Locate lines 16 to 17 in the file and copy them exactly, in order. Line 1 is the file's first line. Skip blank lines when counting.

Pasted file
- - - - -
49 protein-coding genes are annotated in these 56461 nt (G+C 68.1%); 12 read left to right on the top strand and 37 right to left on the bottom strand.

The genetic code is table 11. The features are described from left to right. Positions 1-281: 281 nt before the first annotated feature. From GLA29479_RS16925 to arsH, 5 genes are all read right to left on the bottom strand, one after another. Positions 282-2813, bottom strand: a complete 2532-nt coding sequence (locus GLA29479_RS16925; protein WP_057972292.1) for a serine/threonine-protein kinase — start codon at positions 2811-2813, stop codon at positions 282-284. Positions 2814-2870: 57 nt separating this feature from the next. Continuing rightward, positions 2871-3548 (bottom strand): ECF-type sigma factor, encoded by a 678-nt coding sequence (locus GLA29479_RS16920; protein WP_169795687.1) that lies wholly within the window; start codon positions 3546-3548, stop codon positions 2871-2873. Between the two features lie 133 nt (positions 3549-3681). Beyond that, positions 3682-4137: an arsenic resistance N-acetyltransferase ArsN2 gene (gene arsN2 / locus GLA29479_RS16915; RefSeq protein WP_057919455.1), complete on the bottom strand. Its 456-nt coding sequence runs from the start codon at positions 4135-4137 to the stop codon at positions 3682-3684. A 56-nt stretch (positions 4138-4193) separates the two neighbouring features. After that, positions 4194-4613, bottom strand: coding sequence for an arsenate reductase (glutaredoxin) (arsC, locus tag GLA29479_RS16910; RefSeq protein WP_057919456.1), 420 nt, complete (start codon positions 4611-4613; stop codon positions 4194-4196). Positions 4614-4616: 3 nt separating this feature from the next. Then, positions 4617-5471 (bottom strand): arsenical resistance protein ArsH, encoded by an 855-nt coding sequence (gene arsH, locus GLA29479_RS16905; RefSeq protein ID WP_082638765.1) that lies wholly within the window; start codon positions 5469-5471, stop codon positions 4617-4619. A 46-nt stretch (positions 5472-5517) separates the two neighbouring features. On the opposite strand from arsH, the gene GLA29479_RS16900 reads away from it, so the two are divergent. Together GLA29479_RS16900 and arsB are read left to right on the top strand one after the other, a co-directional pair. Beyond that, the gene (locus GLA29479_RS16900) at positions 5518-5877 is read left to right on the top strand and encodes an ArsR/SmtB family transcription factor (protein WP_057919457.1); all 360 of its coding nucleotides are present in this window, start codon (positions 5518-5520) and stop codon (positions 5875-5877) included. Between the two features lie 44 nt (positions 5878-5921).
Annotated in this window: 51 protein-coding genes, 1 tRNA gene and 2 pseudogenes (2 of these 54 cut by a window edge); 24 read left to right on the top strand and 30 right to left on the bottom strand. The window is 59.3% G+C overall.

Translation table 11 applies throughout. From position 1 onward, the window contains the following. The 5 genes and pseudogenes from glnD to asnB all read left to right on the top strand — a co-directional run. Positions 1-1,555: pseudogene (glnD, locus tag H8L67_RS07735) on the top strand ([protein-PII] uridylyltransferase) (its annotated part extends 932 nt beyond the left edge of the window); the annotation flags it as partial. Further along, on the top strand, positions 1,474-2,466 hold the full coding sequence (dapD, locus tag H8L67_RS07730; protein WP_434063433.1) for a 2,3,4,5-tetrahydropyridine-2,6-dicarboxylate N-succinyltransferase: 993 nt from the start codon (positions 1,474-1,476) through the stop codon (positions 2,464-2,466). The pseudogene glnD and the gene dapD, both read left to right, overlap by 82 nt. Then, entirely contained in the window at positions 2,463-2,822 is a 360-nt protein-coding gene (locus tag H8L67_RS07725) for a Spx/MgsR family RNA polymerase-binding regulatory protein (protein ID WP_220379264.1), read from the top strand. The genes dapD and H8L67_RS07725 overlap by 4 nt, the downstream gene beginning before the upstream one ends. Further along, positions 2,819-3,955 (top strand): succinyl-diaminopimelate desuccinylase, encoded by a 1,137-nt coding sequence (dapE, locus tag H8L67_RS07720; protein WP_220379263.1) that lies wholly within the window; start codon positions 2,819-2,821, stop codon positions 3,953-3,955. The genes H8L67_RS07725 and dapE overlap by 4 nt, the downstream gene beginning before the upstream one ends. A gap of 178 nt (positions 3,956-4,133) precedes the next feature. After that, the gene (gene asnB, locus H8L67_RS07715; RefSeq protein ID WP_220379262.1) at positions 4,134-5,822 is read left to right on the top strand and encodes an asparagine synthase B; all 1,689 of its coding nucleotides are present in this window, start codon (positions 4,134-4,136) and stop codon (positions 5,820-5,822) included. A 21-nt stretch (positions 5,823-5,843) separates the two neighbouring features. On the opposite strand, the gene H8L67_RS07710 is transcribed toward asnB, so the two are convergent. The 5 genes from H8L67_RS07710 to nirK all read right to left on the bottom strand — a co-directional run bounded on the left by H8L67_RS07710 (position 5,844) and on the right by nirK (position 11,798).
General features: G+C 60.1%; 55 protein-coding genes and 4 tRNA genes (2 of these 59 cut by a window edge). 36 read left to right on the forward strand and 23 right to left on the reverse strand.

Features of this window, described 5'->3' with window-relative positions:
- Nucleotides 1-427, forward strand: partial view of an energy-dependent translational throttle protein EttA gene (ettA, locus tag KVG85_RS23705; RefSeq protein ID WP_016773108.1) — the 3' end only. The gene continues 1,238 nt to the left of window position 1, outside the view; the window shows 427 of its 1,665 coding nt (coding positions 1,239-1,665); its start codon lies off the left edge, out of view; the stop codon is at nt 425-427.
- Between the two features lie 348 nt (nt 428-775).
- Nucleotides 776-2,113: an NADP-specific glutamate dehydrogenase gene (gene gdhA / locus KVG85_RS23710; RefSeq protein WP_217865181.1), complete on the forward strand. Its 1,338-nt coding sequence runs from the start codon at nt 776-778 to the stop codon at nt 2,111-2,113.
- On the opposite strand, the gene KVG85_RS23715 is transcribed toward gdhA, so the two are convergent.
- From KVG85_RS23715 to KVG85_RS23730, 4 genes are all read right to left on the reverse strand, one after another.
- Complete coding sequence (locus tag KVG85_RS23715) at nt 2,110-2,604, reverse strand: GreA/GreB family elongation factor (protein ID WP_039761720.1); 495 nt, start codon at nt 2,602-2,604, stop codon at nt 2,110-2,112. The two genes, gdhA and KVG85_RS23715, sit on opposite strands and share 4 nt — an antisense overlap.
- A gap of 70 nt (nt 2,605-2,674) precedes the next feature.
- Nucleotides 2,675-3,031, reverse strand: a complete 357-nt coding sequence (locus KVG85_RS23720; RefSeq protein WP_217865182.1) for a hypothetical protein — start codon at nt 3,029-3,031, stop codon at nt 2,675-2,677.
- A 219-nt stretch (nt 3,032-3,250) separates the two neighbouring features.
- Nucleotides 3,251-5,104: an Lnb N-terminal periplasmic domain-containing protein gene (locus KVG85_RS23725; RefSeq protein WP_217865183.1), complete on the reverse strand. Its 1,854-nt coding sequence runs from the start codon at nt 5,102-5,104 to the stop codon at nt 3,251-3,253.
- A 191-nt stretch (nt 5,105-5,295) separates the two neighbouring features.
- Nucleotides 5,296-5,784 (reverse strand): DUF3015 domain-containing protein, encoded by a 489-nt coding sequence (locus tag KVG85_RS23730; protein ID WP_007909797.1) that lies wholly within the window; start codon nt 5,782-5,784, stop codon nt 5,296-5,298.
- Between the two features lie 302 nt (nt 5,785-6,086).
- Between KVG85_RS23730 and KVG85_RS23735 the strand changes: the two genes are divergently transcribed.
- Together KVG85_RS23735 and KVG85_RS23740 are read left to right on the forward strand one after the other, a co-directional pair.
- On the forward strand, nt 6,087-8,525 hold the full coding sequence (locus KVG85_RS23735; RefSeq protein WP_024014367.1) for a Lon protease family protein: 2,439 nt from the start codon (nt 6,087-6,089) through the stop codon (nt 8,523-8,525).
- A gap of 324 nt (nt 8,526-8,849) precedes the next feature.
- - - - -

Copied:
- Nucleotides 3,251-5,104: an Lnb N-terminal periplasmic domain-containing protein gene (locus KVG85_RS23725; RefSeq protein WP_217865183.1), complete on the reverse strand. Its 1,854-nt coding sequence runs from the start codon at nt 5,102-5,104 to the stop codon at nt 3,251-3,253.
- A 191-nt stretch (nt 5,105-5,295) separates the two neighbouring features.